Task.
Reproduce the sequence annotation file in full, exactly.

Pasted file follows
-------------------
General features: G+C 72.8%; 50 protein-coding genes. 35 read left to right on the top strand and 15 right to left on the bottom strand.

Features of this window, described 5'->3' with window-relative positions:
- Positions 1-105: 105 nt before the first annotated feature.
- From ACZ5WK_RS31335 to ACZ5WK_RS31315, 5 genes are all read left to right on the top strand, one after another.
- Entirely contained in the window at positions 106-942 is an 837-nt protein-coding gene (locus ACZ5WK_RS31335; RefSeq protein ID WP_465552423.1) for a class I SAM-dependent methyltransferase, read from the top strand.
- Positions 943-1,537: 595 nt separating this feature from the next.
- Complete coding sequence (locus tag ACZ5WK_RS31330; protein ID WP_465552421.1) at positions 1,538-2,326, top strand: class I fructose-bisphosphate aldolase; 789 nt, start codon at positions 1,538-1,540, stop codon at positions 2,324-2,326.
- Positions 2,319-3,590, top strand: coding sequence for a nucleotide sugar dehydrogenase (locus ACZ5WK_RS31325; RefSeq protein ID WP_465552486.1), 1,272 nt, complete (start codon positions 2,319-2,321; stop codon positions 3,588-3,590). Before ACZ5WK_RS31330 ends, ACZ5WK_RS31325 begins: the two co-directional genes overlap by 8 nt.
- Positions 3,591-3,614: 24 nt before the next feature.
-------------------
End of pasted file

General features: G+C 72.8%; 50 protein-coding genes. 35 read left to right on the top strand and 15 right to left on the bottom strand.

Features of this window, described 5'->3' with window-relative positions:
- Positions 1-105: 105 nt before the first annotated feature.
- From ACZ5WK_RS31335 to ACZ5WK_RS31315, 5 genes are all read left to right on the top strand, one after another.
- Entirely contained in the window at positions 106-942 is an 837-nt protein-coding gene (locus ACZ5WK_RS31335; RefSeq protein ID WP_465552423.1) for a class I SAM-dependent methyltransferase, read from the top strand.
- Positions 943-1,537: 595 nt separating this feature from the next.
- Complete coding sequence (locus tag ACZ5WK_RS31330; protein ID WP_465552421.1) at positions 1,538-2,326, top strand: class I fructose-bisphosphate aldolase; 789 nt, start codon at positions 1,538-1,540, stop codon at positions 2,324-2,326.
- Positions 2,319-3,590, top strand: coding sequence for a nucleotide sugar dehydrogenase (locus ACZ5WK_RS31325; RefSeq protein ID WP_465552486.1), 1,272 nt, complete (start codon positions 2,319-2,321; stop codon positions 3,588-3,590). Before ACZ5WK_RS31330 ends, ACZ5WK_RS31325 begins: the two co-directional genes overlap by 8 nt.
- Positions 3,591-3,614: 24 nt before the next feature.